If you think you’ve played over-the-top action games, think again. You cannot truly say that until you have played Asura’s Wrath. CyberConnect2’s outrageous power fest is something else, to say the least. Though this is only the demo and not the complete game, you are offered a nice peek at what gameplay to expect in the future release. I find myself split between being very impressed and very disappointed with what I’ve played.
You’re put in control of the protagonist Asura, an indestructible force of nature with seemingly endless power. How does CyberConnect2 challenge this invincible character? By putting him in the most incredibly outrageous action scenes I’ve ever laid eyes on.
You can choose to play two different chapters in the demo, Chapter 5 or Chapter 11. I don’t completely understand the significance of these chapters in the larger sense of the story. However, I believe they chose these to show you the variation in gameplay mechanics that Asura’s Wrath offers. Gameplay revolves around filling up Asura’s “Burst Meter” which allows you to unlock your inner Super Saiyan and progress the battle further. This is done through mostly causing damage to your foe or countering their attacks.
In Chapter 5, you face off against a larger-than-life Buddha statue wannabe. Asura’s Wrath thrusts you immediately into the action with a quick time event meant to stop your character from crashing farther into the landscape after being tossed by this Godzilla-sized foe. What follows is a mix between adrenaline-pumping action sequences brought to life with well-placed quick time events, and mundane gameplay brought down by mindless finger movements.
After stopping Asura from his trip to the other side of the planet, you begin to charge towards the towering behemoth. Instead of controlling Asura’s charge, you control his targeting instead. I know, thrilling. By moving the aiming reticule over targets, you lock on to more than one object, allowing you to shoot multiples at once, giving your Burst Gauge a boost. When the Burst Gauge is full, you hit a shoulder button to activate your Burst and turn into what I like to call Crazy Red Six-Armed Asura. Once you get within jumping distance of the enemy, you are treated with some more quick time events allowing you to close the distance and show him what you are made of while continuing to fill your Burst Gauge. This is where it gets interesting.
The charge towards the enemy itself is less than breathtaking . What occurs is the player mindlessly pushing the reticule all over the screen to grab as many targets as possible before firing your power attacks. Once you start the quick time events, however, you are treated to some pulse-pounding action sequences that keep you locked on the screen, timing your button presses just right. However, you go back and forth between aiming and shooting mindlessly — just trying to fill your Burst Meter — to savagely battling with the giant opponent before you. Thankfully this is only one angle of the true gameplay of Asura’s Wrath.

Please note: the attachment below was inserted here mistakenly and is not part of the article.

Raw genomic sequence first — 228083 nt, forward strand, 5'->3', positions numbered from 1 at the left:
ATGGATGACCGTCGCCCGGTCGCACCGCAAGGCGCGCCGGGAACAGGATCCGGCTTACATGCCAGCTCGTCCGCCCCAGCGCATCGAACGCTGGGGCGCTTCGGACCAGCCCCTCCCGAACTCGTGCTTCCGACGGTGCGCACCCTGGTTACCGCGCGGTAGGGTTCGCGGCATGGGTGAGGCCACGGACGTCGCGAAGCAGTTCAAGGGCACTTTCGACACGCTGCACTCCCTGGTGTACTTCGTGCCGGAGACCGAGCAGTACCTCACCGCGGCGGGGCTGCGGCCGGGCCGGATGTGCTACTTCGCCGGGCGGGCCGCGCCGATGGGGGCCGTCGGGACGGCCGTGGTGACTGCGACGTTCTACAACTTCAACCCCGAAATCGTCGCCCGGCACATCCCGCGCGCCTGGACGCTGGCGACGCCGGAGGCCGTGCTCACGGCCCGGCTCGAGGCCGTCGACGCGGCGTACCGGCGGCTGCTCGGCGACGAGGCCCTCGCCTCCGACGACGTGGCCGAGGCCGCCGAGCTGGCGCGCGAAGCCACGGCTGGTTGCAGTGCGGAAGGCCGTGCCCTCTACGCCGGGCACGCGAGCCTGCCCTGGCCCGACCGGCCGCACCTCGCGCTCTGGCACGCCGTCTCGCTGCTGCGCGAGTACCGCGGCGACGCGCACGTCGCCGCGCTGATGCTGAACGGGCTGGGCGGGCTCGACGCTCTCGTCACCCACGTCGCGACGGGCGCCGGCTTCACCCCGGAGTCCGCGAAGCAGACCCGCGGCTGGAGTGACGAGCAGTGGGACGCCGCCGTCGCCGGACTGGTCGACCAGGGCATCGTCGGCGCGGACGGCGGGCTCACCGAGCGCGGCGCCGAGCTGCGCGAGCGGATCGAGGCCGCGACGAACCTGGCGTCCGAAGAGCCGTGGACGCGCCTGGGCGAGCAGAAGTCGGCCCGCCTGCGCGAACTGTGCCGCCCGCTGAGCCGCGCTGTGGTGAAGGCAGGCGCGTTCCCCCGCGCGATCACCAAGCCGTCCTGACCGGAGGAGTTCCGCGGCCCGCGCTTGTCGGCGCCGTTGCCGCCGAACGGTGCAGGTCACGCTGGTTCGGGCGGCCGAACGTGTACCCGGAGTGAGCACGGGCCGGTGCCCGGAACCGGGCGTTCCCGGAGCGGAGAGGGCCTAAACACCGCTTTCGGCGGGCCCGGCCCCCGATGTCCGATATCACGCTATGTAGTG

Episode 11 is far more interesting and quite fun, I dare say. You are in one-on-one combat with a character strongly resembling you, and it is implied that the two of you share a teacher-student relationship. What follows is a bone-crushing fight sequence that tips back and forth from acceptably fun, to out-of-this-world exciting. The controls aren’t very complex or as responsive as you would like them to be as you button mash your way through your opponent’s tough skin or dodge his attacks with questionable movement detection. Once again, it is the pulse pounding quick time events in between all the button mashing that really pulls the carnage together and draws you into the action. As your battle evolves from a duel on the moon to a savage Dragon Ball Z-inspired brawl to earth, the action keeps heating up and you find yourself having far more fun than when you have complete control over Asura.
What makes this game so interesting is that in two different chapters you are using two completely different methods of gameplay, each with completely different control schemes. Chapter 5 has you playing a shoot-‘em-up, while Chapter 11 has you playing a third-person brawler. Needless to say, if these are the only elements Asura’s Wrath has to offer, then monotony could quickly set in with nothing truly solid to keep you interested. However, with a seemingly intriguing story at hand — consisting of Asura being a fallen warrior of the gods betrayed by his people — and the possibility of several different methods of gameplay presented in different chapters, Asura’s Wrath could definitely hold some potential.
It’s apparent that the quick time events and the over-the-top action are what are meant to hold the player’s attention. Whether or not the differing gameplay elements can fluidly take them between these events will make or break the rest of this game. From what I played, I experienced some very exciting gameplay, but if this is all I had access to for several hours, the excitement is bound to wane.